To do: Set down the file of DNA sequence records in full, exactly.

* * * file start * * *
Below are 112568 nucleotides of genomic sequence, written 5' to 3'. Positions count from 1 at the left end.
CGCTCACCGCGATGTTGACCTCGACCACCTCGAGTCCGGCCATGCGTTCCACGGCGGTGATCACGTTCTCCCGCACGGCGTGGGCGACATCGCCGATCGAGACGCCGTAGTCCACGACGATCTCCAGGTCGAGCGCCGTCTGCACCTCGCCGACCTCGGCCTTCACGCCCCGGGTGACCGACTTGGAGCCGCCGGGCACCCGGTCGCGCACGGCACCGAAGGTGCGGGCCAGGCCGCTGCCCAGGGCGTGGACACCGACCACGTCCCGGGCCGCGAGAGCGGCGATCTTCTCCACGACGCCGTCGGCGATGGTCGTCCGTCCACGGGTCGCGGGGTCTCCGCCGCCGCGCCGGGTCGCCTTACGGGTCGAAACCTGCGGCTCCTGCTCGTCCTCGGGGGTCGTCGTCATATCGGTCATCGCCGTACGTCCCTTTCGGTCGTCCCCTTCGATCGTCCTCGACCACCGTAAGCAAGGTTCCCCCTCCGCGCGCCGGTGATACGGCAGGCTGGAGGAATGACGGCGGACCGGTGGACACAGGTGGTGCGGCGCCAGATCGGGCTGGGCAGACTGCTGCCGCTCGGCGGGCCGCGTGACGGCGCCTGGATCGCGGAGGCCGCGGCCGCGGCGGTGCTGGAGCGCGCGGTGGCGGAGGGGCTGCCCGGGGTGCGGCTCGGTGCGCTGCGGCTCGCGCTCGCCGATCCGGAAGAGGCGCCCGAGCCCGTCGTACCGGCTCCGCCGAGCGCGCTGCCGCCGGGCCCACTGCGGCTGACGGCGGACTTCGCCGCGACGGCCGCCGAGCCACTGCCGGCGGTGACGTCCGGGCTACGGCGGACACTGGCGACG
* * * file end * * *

Below are 112568 nucleotides of genomic sequence, written 5' to 3'. Positions count from 1 at the left end.
CGCTCACCGCGATGTTGACCTCGACCACCTCGAGTCCGGCCATGCGTTCCACGGCGGTGATCACGTTCTCCCGCACGGCGTGGGCGACATCGCCGATCGAGACGCCGTAGTCCACGACGATCTCCAGGTCGAGCGCCGTCTGCACCTCGCCGACCTCGGCCTTCACGCCCCGGGTGACCGACTTGGAGCCGCCGGGCACCCGGTCGCGCACGGCACCGAAGGTGCGGGCCAGGCCGCTGCCCAGGGCGTGGACACCGACCACGTCCCGGGCCGCGAGAGCGGCGATCTTCTCCACGACGCCGTCGGCGATGGTCGTCCGTCCACGGGTCGCGGGGTCTCCGCCGCCGCGCCGGGTCGCCTTACGGGTCGAAACCTGCGGCTCCTGCTCGTCCTCGGGGGTCGTCGTCATATCGGTCATCGCCGTACGTCCCTTTCGGTCGTCCCCTTCGATCGTCCTCGACCACCGTAAGCAAGGTTCCCCCTCCGCGCGCCGGTGATACGGCAGGCTGGAGGAATGACGGCGGACCGGTGGACACAGGTGGTGCGGCGCCAGATCGGGCTGGGCAGACTGCTGCCGCTCGGCGGGCCGCGTGACGGCGCCTGGATCGCGGAGGCCGCGGCCGCGGCGGTGCTGGAGCGCGCGGTGGCGGAGGGGCTGCCCGGGGTGCGGCTCGGTGCGCTGCGGCTCGCGCTCGCCGATCCGGAAGAGGCGCCCGAGCCCGTCGTACCGGCTCCGCCGAGCGCGCTGCCGCCGGGCCCACTGCGGCTGACGGCGGACTTCGCCGCGACGGCCGCCGAGCCACTGCCGGCGGTGACGTCCGGGCTACGGCGGACACTGGCGACG